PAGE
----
Medical Journal of Australia
Aim: To determine the prevalence and causes of vision loss in Indigenous Australians. Design, setting and participants: A national, stratified, random cluster sample was drawn from 30 communities across Australia that each included about 300 Indigenous people of all ages. A sample of non-Indigenous adults aged 40 years was also tested at several remote sites for comparison. Participants were examined using a standardised protocol that included a questionnaire (self-administered or completed with the help of field staff), visual acuity (VA) testing on presentation and after correction, visual field testing, trachoma grading, and fundus and lens photography. The data were collected in 2008. Main outcome measures: VA; prevalence of low vision and blindness; causes of vision loss; rates of vision loss in Indigenous compared with non-Indigenous adults.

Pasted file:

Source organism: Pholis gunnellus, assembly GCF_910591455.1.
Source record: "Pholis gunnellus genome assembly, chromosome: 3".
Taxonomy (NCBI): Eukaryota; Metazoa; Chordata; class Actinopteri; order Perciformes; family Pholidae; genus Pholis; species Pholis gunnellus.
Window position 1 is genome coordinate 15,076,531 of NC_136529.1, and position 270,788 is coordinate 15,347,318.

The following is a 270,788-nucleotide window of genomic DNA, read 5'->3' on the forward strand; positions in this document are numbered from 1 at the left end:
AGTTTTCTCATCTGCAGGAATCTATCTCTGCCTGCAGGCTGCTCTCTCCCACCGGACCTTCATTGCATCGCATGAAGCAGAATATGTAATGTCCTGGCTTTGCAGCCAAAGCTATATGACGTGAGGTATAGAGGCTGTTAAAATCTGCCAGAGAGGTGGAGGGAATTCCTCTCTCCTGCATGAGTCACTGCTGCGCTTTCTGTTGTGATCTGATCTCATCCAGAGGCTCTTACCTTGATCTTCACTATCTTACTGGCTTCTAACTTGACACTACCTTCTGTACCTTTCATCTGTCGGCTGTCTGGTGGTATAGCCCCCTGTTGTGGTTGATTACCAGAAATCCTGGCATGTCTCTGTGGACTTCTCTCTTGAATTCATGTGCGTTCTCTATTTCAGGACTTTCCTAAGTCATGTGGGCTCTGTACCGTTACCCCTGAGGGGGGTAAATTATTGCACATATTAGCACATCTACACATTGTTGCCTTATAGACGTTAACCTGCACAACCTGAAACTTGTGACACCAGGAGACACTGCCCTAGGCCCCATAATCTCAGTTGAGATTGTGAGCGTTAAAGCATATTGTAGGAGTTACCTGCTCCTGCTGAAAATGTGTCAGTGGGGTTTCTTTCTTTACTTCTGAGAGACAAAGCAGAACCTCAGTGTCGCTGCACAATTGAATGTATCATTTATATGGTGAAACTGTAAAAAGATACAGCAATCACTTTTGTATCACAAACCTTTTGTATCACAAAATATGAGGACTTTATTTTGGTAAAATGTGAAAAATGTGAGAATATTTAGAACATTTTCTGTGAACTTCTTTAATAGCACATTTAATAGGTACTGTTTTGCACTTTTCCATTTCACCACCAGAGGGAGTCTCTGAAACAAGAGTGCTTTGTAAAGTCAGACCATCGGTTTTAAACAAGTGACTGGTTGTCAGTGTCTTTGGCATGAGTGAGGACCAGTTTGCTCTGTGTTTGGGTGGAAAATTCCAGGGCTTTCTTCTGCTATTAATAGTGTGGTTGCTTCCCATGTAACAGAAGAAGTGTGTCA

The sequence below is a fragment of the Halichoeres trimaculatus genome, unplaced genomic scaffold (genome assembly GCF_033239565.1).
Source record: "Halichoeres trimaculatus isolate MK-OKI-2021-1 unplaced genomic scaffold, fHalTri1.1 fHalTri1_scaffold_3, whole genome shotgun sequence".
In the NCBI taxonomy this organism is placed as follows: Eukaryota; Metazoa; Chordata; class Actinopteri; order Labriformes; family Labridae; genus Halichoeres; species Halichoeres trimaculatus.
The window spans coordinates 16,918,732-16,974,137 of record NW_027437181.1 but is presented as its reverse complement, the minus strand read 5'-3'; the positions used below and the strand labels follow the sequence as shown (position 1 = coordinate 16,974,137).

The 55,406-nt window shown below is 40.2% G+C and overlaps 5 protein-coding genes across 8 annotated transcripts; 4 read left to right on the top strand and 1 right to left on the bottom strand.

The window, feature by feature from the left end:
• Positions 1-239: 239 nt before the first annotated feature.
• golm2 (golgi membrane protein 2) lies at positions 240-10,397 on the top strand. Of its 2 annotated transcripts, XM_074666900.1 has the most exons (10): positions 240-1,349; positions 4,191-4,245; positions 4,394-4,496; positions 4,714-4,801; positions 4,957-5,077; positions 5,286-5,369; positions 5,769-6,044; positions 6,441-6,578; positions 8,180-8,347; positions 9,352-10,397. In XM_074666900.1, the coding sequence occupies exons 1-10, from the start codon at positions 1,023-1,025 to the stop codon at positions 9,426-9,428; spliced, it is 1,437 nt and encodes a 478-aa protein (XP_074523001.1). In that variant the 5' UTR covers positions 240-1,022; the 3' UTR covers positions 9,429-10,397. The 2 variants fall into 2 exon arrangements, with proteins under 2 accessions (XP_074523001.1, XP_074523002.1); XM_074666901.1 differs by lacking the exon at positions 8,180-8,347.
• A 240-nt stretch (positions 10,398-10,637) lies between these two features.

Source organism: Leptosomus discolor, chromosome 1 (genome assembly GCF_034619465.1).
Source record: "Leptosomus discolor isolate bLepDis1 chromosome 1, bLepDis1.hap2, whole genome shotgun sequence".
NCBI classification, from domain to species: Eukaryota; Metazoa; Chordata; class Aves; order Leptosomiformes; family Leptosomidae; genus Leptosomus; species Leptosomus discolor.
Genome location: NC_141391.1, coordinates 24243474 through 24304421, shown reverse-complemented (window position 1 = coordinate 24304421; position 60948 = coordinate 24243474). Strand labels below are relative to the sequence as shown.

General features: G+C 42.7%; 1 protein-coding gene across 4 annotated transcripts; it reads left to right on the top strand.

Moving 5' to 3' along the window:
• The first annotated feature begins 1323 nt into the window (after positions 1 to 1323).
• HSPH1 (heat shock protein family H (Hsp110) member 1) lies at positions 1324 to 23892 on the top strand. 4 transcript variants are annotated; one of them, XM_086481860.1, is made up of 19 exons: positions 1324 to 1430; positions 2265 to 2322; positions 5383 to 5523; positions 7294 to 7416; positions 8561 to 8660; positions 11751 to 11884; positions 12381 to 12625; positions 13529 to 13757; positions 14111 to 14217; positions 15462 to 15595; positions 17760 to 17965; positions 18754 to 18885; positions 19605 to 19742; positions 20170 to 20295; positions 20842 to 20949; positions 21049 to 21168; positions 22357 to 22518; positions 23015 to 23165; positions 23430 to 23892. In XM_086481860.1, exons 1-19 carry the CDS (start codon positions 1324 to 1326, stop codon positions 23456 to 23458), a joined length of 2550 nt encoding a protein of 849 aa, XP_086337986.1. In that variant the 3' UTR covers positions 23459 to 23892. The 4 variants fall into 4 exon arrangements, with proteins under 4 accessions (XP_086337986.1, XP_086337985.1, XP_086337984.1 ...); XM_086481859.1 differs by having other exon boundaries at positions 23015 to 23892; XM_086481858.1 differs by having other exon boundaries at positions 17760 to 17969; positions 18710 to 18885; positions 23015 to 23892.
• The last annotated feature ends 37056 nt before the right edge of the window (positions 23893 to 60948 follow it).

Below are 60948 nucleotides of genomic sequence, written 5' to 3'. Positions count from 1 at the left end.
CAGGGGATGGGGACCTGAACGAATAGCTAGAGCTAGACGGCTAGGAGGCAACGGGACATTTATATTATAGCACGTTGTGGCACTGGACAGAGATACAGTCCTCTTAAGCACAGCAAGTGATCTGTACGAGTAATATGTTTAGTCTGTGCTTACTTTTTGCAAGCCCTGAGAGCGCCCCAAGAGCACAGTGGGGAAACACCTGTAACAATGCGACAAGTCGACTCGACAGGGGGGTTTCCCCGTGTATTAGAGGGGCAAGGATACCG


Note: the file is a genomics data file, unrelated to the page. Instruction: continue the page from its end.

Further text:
Results: 1694Indigenouschildrenand1189Indigenousadultswereexamined, representing recruitment rates of 84% for children aged 5–15 years and 72% for adults aged 40 years. Rates of low vision (VA < 6/12 to 6/60) were 1.5% (95% CI, 0.9%–2.1%) in children and 9.4% (95% CI, 7.8%–11.1%) in adults. Rates of blindness (VA < 6/60) were 0.2% (95% CI, 0.04%–0.5%) in children and 1.9% (95% CI, 1.1%–2.6%) in adults. The principal cause of low vision in both adults and children was refractive error. The principal causes of blindness in adults were cataract, refractive error and optic atrophy. Relative risks (RRs) of vision loss and blindness in Indigenous adults compared with adults in the mainstream Australian population were 2.8 and 6.2, respectively. By contrast, RRs of vision loss and blindness in Indigenous children compared with mainstream children were 0.2 and 0.6, respectively. Conclusion: Many causes of vision loss in our sample were readily avoidable. Better allocation of services and resources is required to give all Australians equal access to eye health services.